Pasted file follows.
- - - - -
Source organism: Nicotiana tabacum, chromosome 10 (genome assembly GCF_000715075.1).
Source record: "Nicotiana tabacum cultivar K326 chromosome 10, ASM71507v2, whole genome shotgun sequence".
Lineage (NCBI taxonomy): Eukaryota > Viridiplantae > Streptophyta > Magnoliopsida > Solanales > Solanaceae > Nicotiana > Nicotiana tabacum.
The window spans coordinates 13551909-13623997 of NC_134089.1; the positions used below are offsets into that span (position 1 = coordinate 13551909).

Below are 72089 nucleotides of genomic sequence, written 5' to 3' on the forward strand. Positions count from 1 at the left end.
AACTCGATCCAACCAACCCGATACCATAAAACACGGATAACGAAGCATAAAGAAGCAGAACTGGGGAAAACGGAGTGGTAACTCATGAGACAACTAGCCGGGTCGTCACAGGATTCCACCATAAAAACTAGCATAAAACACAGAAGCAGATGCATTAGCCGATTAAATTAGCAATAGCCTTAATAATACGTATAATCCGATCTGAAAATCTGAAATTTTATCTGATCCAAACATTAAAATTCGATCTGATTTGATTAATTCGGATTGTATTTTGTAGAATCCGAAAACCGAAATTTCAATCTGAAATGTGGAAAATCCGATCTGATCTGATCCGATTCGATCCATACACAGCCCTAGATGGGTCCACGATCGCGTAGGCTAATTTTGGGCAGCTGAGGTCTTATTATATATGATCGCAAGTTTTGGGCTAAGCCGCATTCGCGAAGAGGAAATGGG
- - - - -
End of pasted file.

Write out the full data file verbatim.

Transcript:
Source organism: Nicotiana tabacum, chromosome 10 (genome assembly GCF_000715075.1).
Source record: "Nicotiana tabacum cultivar K326 chromosome 10, ASM71507v2, whole genome shotgun sequence".
Lineage (NCBI taxonomy): Eukaryota > Viridiplantae > Streptophyta > Magnoliopsida > Solanales > Solanaceae > Nicotiana > Nicotiana tabacum.
The window spans coordinates 13551909-13623997 of NC_134089.1; the positions used below are offsets into that span (position 1 = coordinate 13551909).

Below are 72089 nucleotides of genomic sequence, written 5' to 3' on the forward strand. Positions count from 1 at the left end.
AACTCGATCCAACCAACCCGATACCATAAAACACGGATAACGAAGCATAAAGAAGCAGAACTGGGGAAAACGGAGTGGTAACTCATGAGACAACTAGCCGGGTCGTCACAGGATTCCACCATAAAAACTAGCATAAAACACAGAAGCAGATGCATTAGCCGATTAAATTAGCAATAGCCTTAATAATACGTATAATCCGATCTGAAAATCTGAAATTTTATCTGATCCAAACATTAAAATTCGATCTGATTTGATTAATTCGGATTGTATTTTGTAGAATCCGAAAACCGAAATTTCAATCTGAAATGTGGAAAATCCGATCTGATCTGATCCGATTCGATCCATACACAGCCCTAGATGGGTCCACGATCGCGTAGGCTAATTTTGGGCAGCTGAGGTCTTATTATATATGATCGCAAGTTTTGGGCTAAGCCGCATTCGCGAAGAGGAAATGGG